Relationships with Ancestors
Our ancestors paid much more attention to their ancestors than people in our time typically do. We have our God, and canonize various historical or mythological heroes into icons, but in our time we have very little appreciation for the general continuos lineage itself. However mixed our heritage may be, we are, each of us, the spawn of ancient lineages, which have bestowed upon us incredible cultural legacies. We must remember, rediscover, and reclaim our ancestors, however we can, and honor, protect, and perpetuate their gifts, including tangible ones such as seeds and fermentation processes. Cultural revival is necessary in order to maintain their great legacy to us. Keeping it alive is the ultimate in ancestor worship.
Relationships with Mysteries
Mysteries endure. Despite all the impressive advances in microscopic imaging, genetic analysis, and other forms of scientific investigation, the realm of the microscopic is still very little understood. For that matter, so is much about our own bodies and minds. Let us honor the mysteries and revel in the fact that we will never understand everything.
Relationships with Community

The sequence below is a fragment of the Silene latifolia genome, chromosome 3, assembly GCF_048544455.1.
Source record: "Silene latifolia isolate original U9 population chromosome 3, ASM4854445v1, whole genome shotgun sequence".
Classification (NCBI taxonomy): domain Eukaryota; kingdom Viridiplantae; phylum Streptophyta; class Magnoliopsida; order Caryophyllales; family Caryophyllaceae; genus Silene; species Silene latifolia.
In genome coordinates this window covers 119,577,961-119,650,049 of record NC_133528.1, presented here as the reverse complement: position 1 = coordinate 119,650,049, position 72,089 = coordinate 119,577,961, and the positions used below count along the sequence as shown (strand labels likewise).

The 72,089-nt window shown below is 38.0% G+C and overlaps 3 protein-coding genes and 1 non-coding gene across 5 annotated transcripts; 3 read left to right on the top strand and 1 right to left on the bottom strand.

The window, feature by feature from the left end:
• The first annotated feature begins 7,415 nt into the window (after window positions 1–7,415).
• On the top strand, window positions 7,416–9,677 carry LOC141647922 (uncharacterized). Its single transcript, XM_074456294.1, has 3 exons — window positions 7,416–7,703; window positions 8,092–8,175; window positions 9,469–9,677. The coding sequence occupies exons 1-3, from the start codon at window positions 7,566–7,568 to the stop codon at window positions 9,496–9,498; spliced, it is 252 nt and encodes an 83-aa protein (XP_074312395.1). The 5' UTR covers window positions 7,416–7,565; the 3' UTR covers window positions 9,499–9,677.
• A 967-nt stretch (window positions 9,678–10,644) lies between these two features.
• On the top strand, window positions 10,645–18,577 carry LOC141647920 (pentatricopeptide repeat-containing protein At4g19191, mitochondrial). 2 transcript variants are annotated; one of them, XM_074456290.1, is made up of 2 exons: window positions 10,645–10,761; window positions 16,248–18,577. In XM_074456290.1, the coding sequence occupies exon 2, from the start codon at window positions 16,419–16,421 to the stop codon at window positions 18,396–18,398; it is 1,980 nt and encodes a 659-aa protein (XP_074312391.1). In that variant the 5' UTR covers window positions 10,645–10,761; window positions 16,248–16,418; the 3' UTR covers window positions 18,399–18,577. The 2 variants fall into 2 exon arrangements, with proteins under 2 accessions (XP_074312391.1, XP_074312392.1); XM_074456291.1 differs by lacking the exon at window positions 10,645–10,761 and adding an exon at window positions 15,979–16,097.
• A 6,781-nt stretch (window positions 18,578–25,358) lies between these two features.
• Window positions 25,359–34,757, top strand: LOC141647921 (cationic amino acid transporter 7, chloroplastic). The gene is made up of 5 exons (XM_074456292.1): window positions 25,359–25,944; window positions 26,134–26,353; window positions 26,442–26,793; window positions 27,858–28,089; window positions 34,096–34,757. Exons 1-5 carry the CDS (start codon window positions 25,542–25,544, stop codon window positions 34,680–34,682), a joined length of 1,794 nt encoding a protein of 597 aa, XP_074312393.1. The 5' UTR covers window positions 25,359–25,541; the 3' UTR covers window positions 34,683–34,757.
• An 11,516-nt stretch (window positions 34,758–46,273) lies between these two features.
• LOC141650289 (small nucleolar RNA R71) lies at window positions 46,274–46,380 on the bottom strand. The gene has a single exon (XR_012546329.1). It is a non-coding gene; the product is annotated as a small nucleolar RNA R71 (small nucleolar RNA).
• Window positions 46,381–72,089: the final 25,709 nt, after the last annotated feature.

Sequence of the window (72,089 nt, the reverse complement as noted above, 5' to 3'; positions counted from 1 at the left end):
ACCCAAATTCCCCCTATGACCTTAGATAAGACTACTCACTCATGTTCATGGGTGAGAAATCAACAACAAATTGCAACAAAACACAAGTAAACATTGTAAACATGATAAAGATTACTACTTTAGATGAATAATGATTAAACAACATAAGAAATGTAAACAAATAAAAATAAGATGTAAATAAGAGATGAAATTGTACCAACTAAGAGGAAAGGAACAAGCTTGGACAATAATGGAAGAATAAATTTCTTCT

Self-sufficiency is a dangerous myth. We need each other. Love your circle, cultivate it, and enlarge it. Share food you grow or make with your community, and encourage others in their food production activities. Community is never perfect and takes hard work, because people have such varied visions, ideas, and values. But do the hard work of finding common ground, and build community with the people around you.
Relationships with Movements of Resistance
Our growing awareness as individuals creating change in our own lives, and communities can (and must) build into galvanizing social movements. While reviving local food systems, we can also address inequitable access to resources by becoming part of existing movements for food justice and food sovereignty. While making use of indigenous wisdom in our cultural revival efforts, we can also acknowledge and act in solidarity with indigenous peoples struggling for survival. While trying to limit our own carbon footprints and environmental impact, we can also join social movements demanding the same of corporations and government policies. Personal actions can be powerful, but nothing like the force of collective action.
Relationship to Materials
We must strive to maximize the use of whatever is abundant, easy, low impact and re-useable. We do not need infinitely more special equipment and gadgetry. We must interrupt the disposable society. Where feasible, scavenge materials and re-use them; process fibers from plants or animals; build a house from earthen materials. DIY culture!
These are but a few strands of a densely interwoven web of relationships that can sustain and enrich us. Fermentation is one way in which we may consciously cultivate this web. This is the daily practice of cultural revival. By engaging life forces, we rediscover and reconnect with our context.